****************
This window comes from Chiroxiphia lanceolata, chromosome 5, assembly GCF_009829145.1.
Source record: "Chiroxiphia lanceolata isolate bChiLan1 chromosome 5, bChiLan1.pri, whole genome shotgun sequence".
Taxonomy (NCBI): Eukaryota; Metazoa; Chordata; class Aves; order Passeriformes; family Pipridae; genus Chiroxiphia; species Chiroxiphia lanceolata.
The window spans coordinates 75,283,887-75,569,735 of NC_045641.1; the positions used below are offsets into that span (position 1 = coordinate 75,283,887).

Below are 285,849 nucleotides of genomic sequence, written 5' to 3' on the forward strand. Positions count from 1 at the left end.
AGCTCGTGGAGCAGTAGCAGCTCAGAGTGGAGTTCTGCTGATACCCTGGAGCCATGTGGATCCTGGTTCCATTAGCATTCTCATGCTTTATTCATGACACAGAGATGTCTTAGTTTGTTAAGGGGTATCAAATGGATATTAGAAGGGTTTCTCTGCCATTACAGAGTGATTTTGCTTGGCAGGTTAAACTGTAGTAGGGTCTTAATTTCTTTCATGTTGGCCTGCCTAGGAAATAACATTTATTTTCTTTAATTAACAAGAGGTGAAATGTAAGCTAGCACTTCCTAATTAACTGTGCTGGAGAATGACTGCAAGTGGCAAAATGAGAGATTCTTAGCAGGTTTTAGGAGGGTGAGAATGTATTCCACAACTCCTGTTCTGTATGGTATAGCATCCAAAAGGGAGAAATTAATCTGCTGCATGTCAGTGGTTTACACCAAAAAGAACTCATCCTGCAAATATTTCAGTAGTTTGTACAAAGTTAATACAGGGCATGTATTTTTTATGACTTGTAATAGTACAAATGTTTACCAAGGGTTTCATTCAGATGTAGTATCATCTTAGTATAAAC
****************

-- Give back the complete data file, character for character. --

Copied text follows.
This window comes from Chiroxiphia lanceolata, chromosome 5, assembly GCF_009829145.1.
Source record: "Chiroxiphia lanceolata isolate bChiLan1 chromosome 5, bChiLan1.pri, whole genome shotgun sequence".
Taxonomy (NCBI): Eukaryota; Metazoa; Chordata; class Aves; order Passeriformes; family Pipridae; genus Chiroxiphia; species Chiroxiphia lanceolata.
The window spans coordinates 75,283,887-75,569,735 of NC_045641.1; the positions used below are offsets into that span (position 1 = coordinate 75,283,887).

Below are 285,849 nucleotides of genomic sequence, written 5' to 3' on the forward strand. Positions count from 1 at the left end.
AGCTCGTGGAGCAGTAGCAGCTCAGAGTGGAGTTCTGCTGATACCCTGGAGCCATGTGGATCCTGGTTCCATTAGCATTCTCATGCTTTATTCATGACACAGAGATGTCTTAGTTTGTTAAGGGGTATCAAATGGATATTAGAAGGGTTTCTCTGCCATTACAGAGTGATTTTGCTTGGCAGGTTAAACTGTAGTAGGGTCTTAATTTCTTTCATGTTGGCCTGCCTAGGAAATAACATTTATTTTCTTTAATTAACAAGAGGTGAAATGTAAGCTAGCACTTCCTAATTAACTGTGCTGGAGAATGACTGCAAGTGGCAAAATGAGAGATTCTTAGCAGGTTTTAGGAGGGTGAGAATGTATTCCACAACTCCTGTTCTGTATGGTATAGCATCCAAAAGGGAGAAATTAATCTGCTGCATGTCAGTGGTTTACACCAAAAAGAACTCATCCTGCAAATATTTCAGTAGTTTGTACAAAGTTAATACAGGGCATGTATTTTTTATGACTTGTAATAGTACAAATGTTTACCAAGGGTTTCATTCAGATGTAGTATCATCTTAGTATAAAC